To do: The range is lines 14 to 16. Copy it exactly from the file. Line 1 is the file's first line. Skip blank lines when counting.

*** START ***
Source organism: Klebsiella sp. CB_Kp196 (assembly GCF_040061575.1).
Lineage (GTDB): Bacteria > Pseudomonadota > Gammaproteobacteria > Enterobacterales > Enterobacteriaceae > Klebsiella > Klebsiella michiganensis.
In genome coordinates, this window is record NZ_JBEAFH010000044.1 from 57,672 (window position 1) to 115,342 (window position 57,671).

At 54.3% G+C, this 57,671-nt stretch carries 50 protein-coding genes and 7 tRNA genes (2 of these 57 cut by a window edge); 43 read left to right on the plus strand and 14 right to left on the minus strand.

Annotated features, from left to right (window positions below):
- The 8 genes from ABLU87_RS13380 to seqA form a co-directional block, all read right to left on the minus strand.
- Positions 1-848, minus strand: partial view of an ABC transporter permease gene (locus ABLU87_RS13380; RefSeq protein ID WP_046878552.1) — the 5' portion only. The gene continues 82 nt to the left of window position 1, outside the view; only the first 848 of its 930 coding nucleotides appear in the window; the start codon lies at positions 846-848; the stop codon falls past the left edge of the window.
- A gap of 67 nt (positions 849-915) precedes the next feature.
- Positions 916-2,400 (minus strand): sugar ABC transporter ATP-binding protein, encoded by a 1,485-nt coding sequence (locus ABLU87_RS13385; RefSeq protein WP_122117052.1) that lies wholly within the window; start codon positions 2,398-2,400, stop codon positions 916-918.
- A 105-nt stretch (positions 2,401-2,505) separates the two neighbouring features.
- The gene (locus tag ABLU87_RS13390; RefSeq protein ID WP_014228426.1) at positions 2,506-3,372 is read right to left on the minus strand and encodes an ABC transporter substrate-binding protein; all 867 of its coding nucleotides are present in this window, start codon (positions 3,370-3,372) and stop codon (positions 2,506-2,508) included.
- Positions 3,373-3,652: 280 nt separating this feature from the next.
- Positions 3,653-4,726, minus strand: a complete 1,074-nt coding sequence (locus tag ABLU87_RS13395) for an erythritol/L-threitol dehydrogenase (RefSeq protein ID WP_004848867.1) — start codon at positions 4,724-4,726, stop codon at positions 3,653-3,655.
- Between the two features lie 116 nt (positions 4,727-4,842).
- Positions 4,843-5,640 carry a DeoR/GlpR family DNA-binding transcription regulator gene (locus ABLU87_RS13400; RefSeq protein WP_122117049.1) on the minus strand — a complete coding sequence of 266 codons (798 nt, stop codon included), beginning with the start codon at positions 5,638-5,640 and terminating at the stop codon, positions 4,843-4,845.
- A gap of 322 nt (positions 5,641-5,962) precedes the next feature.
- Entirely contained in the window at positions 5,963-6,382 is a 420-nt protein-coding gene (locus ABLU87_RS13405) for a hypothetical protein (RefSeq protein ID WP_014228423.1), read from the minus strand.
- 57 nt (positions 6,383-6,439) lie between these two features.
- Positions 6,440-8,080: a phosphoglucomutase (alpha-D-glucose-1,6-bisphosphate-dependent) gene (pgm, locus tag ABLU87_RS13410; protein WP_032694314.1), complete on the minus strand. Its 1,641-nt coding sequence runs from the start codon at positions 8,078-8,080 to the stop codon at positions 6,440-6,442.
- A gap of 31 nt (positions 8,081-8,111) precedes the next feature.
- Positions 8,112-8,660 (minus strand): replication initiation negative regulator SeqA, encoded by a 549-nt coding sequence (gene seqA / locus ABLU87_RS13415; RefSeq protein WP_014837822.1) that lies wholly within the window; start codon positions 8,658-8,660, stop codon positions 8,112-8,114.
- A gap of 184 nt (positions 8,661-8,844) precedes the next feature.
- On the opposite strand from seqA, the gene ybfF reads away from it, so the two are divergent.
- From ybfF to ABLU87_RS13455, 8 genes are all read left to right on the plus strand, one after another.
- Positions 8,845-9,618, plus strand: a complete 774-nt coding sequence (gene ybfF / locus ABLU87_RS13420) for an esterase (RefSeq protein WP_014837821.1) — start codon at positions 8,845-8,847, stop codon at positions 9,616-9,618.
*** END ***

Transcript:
- Between the two features lie 116 nt (positions 4,727-4,842).
- Positions 4,843-5,640 carry a DeoR/GlpR family DNA-binding transcription regulator gene (locus ABLU87_RS13400; RefSeq protein WP_122117049.1) on the minus strand — a complete coding sequence of 266 codons (798 nt, stop codon included), beginning with the start codon at positions 5,638-5,640 and terminating at the stop codon, positions 4,843-4,845.
- A gap of 322 nt (positions 5,641-5,962) precedes the next feature.